Current Events, Misplaced Jesus, Theology — February 17, 2011 at 2:47 pm

American Evangelicals Fail the Torture Test


“Do Muslims torture Christians worldwide?” I found these words scrawled across the white space of a poster promoting our upcoming anti-torture conference. This brief addition was a ‘question’ in roughly the same sense that writing on Facebook walls and poking one other is a ‘friendship’.

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(Click on the picture to the left to see the words written on this poster)

That is, it was sort of a question. But it seemed more an interrogation than an inquiry—its tone that of demand more than dialogue. And here it’s worth noting that both the conference and this poster are at Duke Divinity School, a seminary where budding pastors and theologians are learning how to ask questions in better ways, clearer ways, and we hope, more Christian ways. So what prompts someone, presumably a Christian, to rewrite the question of torture in this way? What impulse lies buried inside it, and what’s at stake in performing out that impulse?

Perhaps the impulse behind the question is bound up with a perceived need—felt deeply among evangelicals—to articulate a new, sort-of-Christian ethic for the War on Terror generation, one which can redress a profound national and religious sense of feeling wounded, violated and vulnerable in the post 9/11 age.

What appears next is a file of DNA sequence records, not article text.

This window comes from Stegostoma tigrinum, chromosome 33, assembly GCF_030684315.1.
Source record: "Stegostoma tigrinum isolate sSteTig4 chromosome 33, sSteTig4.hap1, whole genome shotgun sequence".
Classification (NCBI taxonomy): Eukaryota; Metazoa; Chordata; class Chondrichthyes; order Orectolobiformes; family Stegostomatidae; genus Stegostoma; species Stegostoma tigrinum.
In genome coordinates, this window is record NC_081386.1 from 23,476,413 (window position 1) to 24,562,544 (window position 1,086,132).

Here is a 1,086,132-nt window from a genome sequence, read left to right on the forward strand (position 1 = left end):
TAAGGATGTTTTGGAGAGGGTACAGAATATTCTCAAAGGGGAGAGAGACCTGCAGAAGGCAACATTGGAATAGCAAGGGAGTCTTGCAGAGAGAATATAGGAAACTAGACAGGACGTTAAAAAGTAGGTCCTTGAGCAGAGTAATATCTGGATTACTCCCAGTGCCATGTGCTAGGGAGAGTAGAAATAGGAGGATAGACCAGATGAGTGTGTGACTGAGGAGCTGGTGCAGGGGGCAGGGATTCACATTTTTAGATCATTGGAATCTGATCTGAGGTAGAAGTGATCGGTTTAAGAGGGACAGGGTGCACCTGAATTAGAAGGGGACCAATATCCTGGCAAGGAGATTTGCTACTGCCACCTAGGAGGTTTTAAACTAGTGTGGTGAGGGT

The findings of a survey conducted by the Pew Forum on Religion and Public Life last year seem to identify what this new ethic looks like: White evangelical Christians were more likely to support torture—including the Bush Administration’s ‘enhanced interrogation techniques’—than people who rarely or never attend religious services. In other words, the more often a person attended an evangelical church, the more likely they were to support interrogation techniques that many political leaders – even some supporters of the War on Terror — have explicitly labeled, condemned and rebuked as “torture”.

Sadly, the implications of this study often show up in conversations I have with evangelicals regarding the U.S. torture program: “Do you think the terrorists are going to share your ideals? What about this news story I read about a jihadist, or a beheading or a kidnapping? Should Christians just clutch their noble principles and watch these things happen?”

Because that option seems impossible, and since imagining creative alternatives seems no less impossible, this impulse toward security begins to stand in need of a new mode of moral justification. It therefore must be transmuted into an unstated — but often implied — new Christian ethic that goes something like this:

The way we act in the world as Christians—that which counts as right and wrong for us—is not to be determined by Jesus, nor even by us, but instead by the terrorists themselves, the very people we deem the most evil in the world. Because they torture, we torture. Moreover, because our cause in the world is more just than theirs, we have the right, even the duty, to utilize ‘tragic necessities’ like the euphemistically-named ‘enhanced interrogation techniques’. In other words, because we are more moral, we have the duty to be immoral.